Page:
On the NASDAQ today, advanced totaled 1,465; decliners totaled 1,517; unchanged came in at 121; new highs came in at 60 and new lows came in at 281. Gainers and losers for the day as well as, active day trading stocks on the NASDAQ: GFI Group Incorporated (GFIG) powered higher on the day to tack on 8.35 points with a climb higher by 10.17% with a high on the day of $96.18, a low of $85.06 for a closing price at $90.51; Itron Incorporated (ITRI) took a hard loss on the day by 18.25 points to shed 18.07% with a high on the day of $86.67, a low of $79.40 with a final trading price at $82.79; RadiSys Corporation (RSYS) posted a gain of 3.32 points with a final trading price at $16.91; Cognex Corporation (CGNX) moved higher on the day by 3.89 points to tack on 23.13% with a closing price at the bell of $20.72; Incorporated (BIDU) soared higher on the trading session for a gain of 23.55 points with a high on the day of $409.00, a low of $387.64 with a final trading price at the bell of $409.50; Synaptics Incorporated (SYNA) powered higher on the day for a gain of 9.63 points to tack on 19.09% with a closing price at the bell of $60.07; Wright Medical Group Incorporated (WMGI) tacked on 3.98 points for a gain of 15.61% to end the day at $29.37 and Insight Enterprises Incorporated (NSIT) moved lower by 6.33 points to shed 23.93% on the day for a final trading price of $20.13.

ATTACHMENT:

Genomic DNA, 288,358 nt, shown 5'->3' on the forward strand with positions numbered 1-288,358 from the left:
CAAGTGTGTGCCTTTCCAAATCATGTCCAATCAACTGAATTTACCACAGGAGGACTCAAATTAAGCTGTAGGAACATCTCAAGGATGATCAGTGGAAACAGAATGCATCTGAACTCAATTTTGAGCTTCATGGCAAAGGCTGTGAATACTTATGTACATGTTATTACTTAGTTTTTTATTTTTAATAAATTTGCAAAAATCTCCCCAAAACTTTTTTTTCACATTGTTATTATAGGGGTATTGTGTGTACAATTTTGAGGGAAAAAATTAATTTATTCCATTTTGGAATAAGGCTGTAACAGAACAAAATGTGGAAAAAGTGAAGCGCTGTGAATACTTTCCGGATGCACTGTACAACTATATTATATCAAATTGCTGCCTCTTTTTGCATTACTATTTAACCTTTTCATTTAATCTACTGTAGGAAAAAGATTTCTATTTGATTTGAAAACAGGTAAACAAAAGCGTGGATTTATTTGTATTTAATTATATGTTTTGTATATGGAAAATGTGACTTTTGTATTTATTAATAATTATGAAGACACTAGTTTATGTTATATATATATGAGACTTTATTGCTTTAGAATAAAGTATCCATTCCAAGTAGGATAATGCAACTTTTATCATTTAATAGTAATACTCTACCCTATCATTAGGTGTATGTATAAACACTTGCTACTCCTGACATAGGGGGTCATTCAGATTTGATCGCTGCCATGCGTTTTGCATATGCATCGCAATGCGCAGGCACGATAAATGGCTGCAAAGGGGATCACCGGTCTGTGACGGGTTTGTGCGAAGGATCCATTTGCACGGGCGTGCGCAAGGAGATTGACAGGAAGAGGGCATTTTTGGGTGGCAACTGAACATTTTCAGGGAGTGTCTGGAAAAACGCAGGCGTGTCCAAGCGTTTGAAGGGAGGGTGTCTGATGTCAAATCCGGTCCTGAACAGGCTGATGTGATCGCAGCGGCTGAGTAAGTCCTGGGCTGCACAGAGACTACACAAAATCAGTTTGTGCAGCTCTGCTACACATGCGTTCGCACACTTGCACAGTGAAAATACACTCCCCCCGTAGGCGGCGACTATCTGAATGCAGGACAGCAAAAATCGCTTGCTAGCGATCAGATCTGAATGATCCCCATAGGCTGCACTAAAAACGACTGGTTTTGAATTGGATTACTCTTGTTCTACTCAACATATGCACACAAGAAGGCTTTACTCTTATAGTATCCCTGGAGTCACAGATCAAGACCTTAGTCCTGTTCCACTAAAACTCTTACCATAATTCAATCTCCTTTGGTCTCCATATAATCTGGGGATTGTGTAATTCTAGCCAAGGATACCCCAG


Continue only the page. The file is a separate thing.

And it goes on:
Thanks for reading